A third of the world’s air routes have been lost due to COVID-19

Before the coronavirus, a decades-long aviation boom spawned a network of nearly 50,000 air routes that traversed the world. In less than a year, the pandemic has wiped almost a third of them off the map.

Border closures, nationwide lockdowns and the fear of catching COVID-19 from fellow passengers have crippled commercial travel. As thousands of domestic and international connections disappear completely from airline timetables, the world has suddenly stopped shrinking.

The crisis is unwinding a vast social and industrial overhaul that took place during half a century of air-travel proliferation. In years to come, overseas business trips and holidays will likely mean more airport stopovers, longer journey times and perhaps an additional mode of transport. Even when an effective vaccine is found, the economic reality of the recovery may mean some nonstop flights are gone for good.

With borders effectively shut from Europe to New Zealand, the bulk of the world’s dropped routes are inevitably cross-border. But thousands of domestic legs have also been axed, reflecting the pressure airlines face at home as they cut jobs and retire aircraft to find a cost base that reflects their shrunken situation.

In late January, 47,756 operational routes crisscrossed the world, more than half of them in the U.S., Western Europe and Northeast Asia, according to OAG Aviation Worldwide. By Nov. 2, there were just 33,416 routes on global schedules, the data shows.

—Bloomberg
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Gates Foundation adds $70 million for COVID-19 vaccines in poor countries

The Bill & Melinda Gates Foundation is anteing up an additional $70 million to help develop and distribute COVID-19 vaccines in low-income countries, at what the foundation’s CEO describes as an “auspicious” time.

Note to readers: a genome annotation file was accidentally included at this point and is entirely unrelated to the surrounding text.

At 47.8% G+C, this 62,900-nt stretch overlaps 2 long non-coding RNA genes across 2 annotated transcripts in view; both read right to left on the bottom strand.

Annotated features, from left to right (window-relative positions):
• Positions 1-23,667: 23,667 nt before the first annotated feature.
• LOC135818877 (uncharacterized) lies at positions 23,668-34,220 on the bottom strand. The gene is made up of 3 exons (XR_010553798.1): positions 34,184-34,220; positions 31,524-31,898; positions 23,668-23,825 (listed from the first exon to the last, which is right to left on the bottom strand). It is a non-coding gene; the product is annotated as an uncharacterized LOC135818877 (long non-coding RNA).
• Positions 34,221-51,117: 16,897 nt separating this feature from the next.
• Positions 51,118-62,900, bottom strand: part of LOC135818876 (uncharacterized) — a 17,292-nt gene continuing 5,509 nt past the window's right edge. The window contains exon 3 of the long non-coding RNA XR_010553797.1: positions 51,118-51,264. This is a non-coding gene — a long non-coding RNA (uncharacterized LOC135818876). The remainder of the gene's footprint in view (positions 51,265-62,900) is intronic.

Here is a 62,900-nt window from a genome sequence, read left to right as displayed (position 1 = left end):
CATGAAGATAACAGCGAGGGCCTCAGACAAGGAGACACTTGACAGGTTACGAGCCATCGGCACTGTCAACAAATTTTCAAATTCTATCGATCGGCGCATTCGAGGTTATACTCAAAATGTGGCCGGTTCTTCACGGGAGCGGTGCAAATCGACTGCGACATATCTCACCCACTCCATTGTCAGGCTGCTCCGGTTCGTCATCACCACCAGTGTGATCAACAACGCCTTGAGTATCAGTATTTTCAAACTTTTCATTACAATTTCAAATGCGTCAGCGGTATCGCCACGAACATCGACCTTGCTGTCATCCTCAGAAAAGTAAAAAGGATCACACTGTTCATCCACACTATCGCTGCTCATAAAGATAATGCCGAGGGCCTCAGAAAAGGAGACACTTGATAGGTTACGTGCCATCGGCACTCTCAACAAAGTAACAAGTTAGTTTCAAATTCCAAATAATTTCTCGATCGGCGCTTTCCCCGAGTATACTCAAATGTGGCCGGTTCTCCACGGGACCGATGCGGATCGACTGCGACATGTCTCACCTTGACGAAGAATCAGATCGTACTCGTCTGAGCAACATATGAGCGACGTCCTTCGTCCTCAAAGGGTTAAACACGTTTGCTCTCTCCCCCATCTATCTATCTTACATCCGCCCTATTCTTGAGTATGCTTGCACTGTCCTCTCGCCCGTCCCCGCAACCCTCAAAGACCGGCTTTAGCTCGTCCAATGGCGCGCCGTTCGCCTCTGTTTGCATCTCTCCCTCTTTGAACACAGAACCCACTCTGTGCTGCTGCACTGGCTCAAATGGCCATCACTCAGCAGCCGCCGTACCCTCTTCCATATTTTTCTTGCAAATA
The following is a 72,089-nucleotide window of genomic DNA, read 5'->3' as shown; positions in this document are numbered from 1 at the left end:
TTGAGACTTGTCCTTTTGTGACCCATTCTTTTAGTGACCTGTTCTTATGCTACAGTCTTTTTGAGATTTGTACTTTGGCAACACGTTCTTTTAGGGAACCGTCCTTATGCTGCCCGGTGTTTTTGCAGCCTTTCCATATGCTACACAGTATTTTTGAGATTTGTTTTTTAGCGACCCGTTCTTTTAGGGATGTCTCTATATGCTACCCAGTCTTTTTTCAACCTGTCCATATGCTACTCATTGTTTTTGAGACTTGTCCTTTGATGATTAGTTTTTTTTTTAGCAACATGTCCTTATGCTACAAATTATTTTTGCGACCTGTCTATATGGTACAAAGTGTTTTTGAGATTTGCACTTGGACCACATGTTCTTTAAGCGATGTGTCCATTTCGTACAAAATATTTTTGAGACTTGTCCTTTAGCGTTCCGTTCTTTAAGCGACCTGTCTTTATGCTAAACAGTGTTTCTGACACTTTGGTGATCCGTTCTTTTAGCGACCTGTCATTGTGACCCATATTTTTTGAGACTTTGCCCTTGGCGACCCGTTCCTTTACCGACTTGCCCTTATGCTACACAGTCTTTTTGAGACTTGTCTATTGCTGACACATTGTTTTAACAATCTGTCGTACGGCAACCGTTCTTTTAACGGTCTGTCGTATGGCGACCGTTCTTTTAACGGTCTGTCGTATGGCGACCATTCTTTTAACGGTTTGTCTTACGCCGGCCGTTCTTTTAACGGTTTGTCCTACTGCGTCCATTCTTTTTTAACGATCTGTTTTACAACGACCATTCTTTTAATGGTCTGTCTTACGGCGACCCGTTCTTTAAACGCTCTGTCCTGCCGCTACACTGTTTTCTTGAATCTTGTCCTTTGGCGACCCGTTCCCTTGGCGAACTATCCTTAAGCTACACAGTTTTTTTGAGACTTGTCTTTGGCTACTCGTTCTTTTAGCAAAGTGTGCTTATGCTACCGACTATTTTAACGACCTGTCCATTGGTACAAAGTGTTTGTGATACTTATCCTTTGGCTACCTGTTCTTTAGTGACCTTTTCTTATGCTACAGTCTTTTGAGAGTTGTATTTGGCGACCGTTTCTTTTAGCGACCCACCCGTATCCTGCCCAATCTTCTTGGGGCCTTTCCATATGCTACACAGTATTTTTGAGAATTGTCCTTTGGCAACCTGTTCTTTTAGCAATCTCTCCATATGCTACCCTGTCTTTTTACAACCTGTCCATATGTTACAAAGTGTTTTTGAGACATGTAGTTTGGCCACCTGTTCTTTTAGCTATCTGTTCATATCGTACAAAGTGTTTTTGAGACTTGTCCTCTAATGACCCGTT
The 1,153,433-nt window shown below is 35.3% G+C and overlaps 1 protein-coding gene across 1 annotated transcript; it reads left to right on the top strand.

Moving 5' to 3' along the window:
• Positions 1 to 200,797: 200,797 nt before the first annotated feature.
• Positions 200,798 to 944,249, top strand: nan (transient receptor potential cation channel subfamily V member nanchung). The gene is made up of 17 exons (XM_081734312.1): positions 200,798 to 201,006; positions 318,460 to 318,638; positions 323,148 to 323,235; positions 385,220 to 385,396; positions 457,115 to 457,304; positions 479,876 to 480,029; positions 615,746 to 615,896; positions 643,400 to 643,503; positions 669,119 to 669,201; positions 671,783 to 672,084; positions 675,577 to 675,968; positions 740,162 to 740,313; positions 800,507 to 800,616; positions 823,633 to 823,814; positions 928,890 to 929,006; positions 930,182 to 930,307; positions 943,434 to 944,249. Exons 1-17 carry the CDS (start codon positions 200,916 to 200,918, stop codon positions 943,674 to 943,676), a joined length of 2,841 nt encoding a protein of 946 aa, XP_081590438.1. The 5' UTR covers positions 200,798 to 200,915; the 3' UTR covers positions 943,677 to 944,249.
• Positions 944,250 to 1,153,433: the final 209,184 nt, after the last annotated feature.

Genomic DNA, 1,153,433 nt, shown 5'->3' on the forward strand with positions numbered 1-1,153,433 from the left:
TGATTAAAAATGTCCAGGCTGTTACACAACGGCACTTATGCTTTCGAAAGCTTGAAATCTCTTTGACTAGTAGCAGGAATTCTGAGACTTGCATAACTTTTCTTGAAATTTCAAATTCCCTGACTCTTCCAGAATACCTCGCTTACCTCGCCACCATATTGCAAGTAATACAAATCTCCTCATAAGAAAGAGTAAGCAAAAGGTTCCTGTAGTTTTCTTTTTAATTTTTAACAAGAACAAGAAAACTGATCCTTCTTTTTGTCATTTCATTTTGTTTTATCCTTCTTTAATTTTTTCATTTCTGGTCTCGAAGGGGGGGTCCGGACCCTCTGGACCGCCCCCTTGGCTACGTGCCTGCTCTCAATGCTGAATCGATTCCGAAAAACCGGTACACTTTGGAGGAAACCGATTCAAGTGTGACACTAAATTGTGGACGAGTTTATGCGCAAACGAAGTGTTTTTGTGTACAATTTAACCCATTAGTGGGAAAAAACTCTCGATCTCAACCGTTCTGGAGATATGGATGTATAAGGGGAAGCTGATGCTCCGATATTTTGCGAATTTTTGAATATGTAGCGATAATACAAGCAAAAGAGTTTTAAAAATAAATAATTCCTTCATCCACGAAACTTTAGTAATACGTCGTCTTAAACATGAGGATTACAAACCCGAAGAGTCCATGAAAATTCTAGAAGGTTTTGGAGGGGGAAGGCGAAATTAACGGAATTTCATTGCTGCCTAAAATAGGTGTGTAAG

The news this week that an experimental vaccine from Pfizer might be 90 percent effective against the novel coronavirus “makes us hopeful about a number of other vaccine products in the pipeline,” Mark Suzman said in a briefing with journalists Thursday reported by Reuters. “But there’s still a long way to go between that and getting vaccines approved, and then into people who need them at the scale and with the kind of equitable global distribution we really need to bring the virus under control.”

Some $50 million of the new funding will go to the COVAX Advance Market Commitment, a fund established by Gavi, the Vaccine Alliance, to ensure access to and equitable distribution of COVID-19 vaccines in 92 low- and middle-income countries.

The donation will unlock a $16.2 million matching pledge from the U.K. government. France, the European Union and Spain also announced pledges totaling nearly $300 million.

The other $20 million from Gates will go the Coalition for Epidemic Preparedness Innovation, or CEPI, which has been funding research and development on a promising suite of vaccine candidates. 

Read the full story here.

—Sandi Doughton

Department of Labor & Industries fines agriculture companies over COVID-19 violations

The Washington state Department of Labor & Industries found violations related to COVID-19 and other health and safety rules in 34% of this year’s 384 agricultural workplace inspections.

The inspections came in a year when the coronavirus pandemic spurred concerns that farmworkers, some of who reside temporarily housing, would be at elevated risk of contracting the virus as they carried on what has been deemed essential work.

More than 20 agricultural businesses were cited for serious violations of COVID-19 safety rules, and ten of those cases involved temporary housing.

The state L&I assessed the largest fines for violations of COVID 19 regulations against the following five companies:

  • King Fuji Ranch Inc. of Mattawa was fined $13,500 due to shelter groups of workers in labor camps interacting with other shelter groups, and failing to properly isolate.
  • Gebbers Farms Operations of Bridgeport was fined $13,200 for shelter groups in labor camps interacting with members of other groups, and a lack of barriers in the kitchen/cooking areas. An investigation involving worker fatalities has yet to be completed.
  • Evans Fruit Company of Sunnyside, Cowiche and Tieton was fined $6,600 for workers who were found during inspections not to be wearing face masks, taking temperatures or social distancing.
  • Agrilabor of Benton City was fined $5,400 for labor camp beds not being paced six feet apart.